California Early Day Gas Engine & Tractor Association 1972 Show Report

| May/June 1973

2734 Chaffee Street, National City, California 92050

The Third Annual Spring Show of the California EDGE&T Association is now but a memory. But what a memory! On June 17th the Santee Lakes Festival got under way with a parade, a Queen, the bands playing, and Boy Scouts marching -- also Merle Shipley, our septugenarian steam buff, blowing the whistle on the steamer. Yours truly sat up a couple of nights the week previously and gave the old John Deere a fresh coat of paint and decals, and was rewarded with a spot in the parade pulling a float. The float was carrying a 1922 baby Cletrac owned by new member Pat Stanzione and his wife of Chula Vista. Considerable interest was expressed both in the parade and at the Gas Engine show in the tractor display. Perhaps a separate report in other issue would be justified on this subject. Also fit subjects for special reports were the Early Day Kitchen and the Early Day Blacksmith Shop.

It was difficult to obtain an accurate count of the actual numbers of engines, equipment and people participating and those who were spectators. I counted 128 gas engines, 43 pieces of other equipment, 14 tractors and three special displays. I could have missed some, as from time to time I was distracted from the counting procedure by well-wishers, friends and spectators who seemed to yearn to learn more about these strange bits of the past which were so noisily making themselves also a bit of the present. Someone who was knowledgeable estimated by Sunday noon about four thousand had passed by and viewed the corn shelling, wood sawing, hay cutting and water pumping which was going on continuously. Tractor rides were a major attraction also, with many (8 or 10 at a time) getting a ride about the area on the float pulled by a John Deere, and driven by a succession of old tractor buffs who like the smell of burning kerosene and hot oil.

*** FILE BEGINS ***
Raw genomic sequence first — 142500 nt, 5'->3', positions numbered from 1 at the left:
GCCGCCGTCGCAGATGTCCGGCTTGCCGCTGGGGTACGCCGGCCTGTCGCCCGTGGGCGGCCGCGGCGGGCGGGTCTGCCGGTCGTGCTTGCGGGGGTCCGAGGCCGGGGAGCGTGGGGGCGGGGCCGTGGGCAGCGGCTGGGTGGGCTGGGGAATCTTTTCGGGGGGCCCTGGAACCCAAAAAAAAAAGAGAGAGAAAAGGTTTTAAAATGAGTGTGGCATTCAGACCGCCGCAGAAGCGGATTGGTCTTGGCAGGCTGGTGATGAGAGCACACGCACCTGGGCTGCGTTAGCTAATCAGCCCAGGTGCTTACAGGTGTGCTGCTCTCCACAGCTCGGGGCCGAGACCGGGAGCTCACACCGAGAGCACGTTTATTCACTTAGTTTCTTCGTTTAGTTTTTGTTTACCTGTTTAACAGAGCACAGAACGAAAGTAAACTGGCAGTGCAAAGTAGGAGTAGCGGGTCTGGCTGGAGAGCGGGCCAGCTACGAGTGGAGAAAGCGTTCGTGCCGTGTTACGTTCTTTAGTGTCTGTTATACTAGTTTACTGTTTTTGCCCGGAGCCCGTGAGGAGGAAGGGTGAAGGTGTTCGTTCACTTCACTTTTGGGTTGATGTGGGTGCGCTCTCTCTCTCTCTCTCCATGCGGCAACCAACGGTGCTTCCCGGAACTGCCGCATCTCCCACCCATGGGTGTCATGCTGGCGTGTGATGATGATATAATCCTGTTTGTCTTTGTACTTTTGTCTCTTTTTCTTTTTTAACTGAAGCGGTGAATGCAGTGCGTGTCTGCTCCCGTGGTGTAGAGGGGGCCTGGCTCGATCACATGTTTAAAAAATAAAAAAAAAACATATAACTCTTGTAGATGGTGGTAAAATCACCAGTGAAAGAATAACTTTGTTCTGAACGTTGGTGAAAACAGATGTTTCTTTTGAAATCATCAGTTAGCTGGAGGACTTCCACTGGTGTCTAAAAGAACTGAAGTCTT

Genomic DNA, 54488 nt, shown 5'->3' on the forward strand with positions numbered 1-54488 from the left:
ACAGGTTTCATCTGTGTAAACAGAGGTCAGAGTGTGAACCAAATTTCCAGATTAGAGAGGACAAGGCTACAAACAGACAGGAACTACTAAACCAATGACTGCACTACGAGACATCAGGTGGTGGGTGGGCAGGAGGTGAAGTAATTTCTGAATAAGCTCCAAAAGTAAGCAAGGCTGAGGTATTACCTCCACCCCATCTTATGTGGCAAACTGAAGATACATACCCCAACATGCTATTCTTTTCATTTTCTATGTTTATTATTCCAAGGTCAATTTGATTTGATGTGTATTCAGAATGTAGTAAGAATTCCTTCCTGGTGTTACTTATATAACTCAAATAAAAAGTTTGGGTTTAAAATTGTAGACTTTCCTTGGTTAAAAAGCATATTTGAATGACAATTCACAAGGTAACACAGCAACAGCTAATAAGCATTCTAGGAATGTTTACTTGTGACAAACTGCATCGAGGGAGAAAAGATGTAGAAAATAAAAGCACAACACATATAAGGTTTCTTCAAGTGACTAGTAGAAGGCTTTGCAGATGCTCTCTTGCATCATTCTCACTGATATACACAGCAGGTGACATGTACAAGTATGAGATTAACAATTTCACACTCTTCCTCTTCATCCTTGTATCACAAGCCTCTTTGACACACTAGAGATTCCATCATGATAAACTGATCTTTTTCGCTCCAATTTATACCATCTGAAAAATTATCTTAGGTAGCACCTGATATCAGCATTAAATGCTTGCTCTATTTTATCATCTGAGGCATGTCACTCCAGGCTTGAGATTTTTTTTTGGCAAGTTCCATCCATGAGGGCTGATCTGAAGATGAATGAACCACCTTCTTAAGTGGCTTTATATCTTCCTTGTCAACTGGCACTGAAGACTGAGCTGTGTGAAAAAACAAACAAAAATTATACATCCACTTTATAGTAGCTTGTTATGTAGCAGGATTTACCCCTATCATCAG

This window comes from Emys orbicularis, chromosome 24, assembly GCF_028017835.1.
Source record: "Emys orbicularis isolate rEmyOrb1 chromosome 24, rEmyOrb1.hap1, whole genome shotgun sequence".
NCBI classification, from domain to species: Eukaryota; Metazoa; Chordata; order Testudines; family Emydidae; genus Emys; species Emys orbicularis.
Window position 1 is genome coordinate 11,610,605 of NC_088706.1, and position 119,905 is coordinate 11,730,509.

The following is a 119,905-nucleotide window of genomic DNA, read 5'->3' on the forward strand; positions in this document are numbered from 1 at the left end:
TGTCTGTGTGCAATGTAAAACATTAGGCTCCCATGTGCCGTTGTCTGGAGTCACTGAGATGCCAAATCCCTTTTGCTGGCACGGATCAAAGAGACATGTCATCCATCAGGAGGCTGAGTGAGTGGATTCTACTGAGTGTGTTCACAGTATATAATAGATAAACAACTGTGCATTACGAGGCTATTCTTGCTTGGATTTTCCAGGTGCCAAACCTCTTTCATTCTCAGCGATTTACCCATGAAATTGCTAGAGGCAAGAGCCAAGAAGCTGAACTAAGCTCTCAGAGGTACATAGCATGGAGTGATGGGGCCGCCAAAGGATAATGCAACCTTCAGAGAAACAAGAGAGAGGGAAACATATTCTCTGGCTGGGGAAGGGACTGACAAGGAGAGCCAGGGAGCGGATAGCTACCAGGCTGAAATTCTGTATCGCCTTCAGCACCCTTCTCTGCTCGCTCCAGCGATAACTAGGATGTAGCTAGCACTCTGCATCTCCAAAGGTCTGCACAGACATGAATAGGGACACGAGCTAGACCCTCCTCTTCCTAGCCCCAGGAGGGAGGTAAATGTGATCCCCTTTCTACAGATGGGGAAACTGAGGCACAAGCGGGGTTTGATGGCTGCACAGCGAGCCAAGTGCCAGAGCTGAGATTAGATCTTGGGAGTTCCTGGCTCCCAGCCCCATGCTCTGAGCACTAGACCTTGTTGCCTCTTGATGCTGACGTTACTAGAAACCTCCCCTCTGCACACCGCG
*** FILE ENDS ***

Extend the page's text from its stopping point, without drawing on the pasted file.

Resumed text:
No report would be complete without mention of the people involved in the action. The accompanying pictures will assist in this, but some mention would be in order for those who labored to make this show the huge success it was.

Jack and Barbara Arbuckle contributed so much to the pre-show arrangements that words are scarcely adequate to bring the kind of attention they deserve. National dinner meeting reservations, motel accommodations, relay of messages, and even preparing a very nice water pumping display were some of the accomplishments of this fine couple. I noted their son, Bill, camera in hand, shooting footage during the show, so I am hopeful that we may have some professional-type 16mm film to view in the future.

Jim Gibson, our over-worked and under-paid treasurer was so busy in the days preceding the show that he barely got his own engine display to running.